The European tech ecosystem saw record levels of investment in 2018, with the software industry growing five times faster than the rest of Europe’s economy, according to a report by global venture capital firm Atomico.
Four tech IPOs or direct listings of European tech companies reached valuations of more than $5bn on opening day, and three of the top 10 largest tech IPOs in 2018 came from Europe, Atomico analysts say.
Based on data from LinkedIn, the report, carried out in partnership with Orrick and Slush, shows that the European tech workforce grew four percent last year, and a survey of 5,000 members of the ecosystem found that there was "strong agreement" that tech entrepreneurs would have a "bigger impact" than governments in Europe in addressing major global challenges.
London-based Quit Genius and ThinkSono and Helsinki’s Disior are some of the early-stage companies from the digital health and wellness field cited in the report to have raised in 2018 from top investors, having a “strong focus on solving a major global or societal challenge".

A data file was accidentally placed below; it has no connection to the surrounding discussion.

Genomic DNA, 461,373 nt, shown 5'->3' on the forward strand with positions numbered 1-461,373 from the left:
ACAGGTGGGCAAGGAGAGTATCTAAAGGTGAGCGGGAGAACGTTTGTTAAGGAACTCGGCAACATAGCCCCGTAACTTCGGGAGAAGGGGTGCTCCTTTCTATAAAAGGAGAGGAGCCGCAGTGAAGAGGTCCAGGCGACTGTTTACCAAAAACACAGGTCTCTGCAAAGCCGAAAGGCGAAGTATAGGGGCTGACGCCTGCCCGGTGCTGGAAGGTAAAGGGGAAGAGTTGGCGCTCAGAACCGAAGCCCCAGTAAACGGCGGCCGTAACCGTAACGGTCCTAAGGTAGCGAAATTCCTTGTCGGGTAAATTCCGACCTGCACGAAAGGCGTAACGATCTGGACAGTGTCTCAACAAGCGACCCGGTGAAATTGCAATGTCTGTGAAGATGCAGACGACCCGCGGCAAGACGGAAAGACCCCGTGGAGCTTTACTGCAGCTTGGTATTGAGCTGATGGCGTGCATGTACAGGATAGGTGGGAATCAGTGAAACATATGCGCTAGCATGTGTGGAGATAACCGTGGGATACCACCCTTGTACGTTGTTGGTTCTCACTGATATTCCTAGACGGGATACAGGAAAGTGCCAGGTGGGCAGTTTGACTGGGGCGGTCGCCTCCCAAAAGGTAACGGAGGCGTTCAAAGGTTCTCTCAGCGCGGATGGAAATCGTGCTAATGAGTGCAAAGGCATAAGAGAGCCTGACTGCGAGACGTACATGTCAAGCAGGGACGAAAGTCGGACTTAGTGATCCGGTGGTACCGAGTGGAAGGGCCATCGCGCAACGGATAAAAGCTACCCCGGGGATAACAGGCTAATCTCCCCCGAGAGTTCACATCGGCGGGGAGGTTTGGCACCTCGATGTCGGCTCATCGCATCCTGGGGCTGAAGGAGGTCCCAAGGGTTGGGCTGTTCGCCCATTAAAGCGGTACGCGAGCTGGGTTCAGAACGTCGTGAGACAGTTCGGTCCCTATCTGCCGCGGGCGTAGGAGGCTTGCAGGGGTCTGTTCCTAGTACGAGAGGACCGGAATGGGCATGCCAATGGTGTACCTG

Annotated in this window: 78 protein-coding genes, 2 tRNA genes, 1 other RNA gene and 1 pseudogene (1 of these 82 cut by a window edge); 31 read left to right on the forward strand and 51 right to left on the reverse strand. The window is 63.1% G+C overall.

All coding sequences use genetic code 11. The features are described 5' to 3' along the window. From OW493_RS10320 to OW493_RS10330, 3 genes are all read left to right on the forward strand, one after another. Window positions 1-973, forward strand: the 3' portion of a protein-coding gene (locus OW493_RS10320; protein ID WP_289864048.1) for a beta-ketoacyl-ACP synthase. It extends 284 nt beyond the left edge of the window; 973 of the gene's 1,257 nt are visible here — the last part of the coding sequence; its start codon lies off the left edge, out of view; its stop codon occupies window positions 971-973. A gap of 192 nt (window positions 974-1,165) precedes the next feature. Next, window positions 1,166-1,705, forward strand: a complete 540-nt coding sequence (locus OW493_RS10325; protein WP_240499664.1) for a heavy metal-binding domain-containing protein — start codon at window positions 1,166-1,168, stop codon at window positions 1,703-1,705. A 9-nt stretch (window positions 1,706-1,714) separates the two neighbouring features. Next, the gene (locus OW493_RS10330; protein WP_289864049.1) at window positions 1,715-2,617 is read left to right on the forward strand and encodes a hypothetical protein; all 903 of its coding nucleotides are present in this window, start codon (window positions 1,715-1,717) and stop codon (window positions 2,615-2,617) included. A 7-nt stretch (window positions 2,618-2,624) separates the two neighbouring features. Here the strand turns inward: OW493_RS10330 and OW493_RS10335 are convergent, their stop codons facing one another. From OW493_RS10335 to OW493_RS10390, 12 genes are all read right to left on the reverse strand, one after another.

However, according to the analysis, 46 percent of women in the field reported that they have experienced discrimination, while 93 percent of all funds raised by European VC-backed companies in 2018 reportedly went to all-male founding teams.
Last year, around 93 percent of respondents to a survey organised by HIMSS, parent company of MobiHealthNews, indicated that women executives in European health care IT did not receive enough recognition of the contribution they make to the industry.
“Discrimination based on gender might be the most visible and quantifiable, but it is not the only form of discrimination that exists at worrying levels in the European tech ecosystem,” Atomico analysts say in the report, released in December 2018. “A meaningful number of respondents have experienced discrimination based on age and ethnicity too.”
They argue that prioritising diversity and inclusion “should be Europe’s first and most urgent priority”.
Meanwhile, new research from venture capital firm Pitchbook indicates that corporate venture capital investment in healthcare devices and supplies in Europe saw a “148.2% increase in deal value and a 29.4% increase in closed financings” in 2018, first reported by the Telegraph.
Citing Cambridge-based CMR Surgical’s robotic devices, Pitchbook says that, by aiming to reduce costs and improve outcomes, this type of technologies are seen as “attractive investment opportunities”.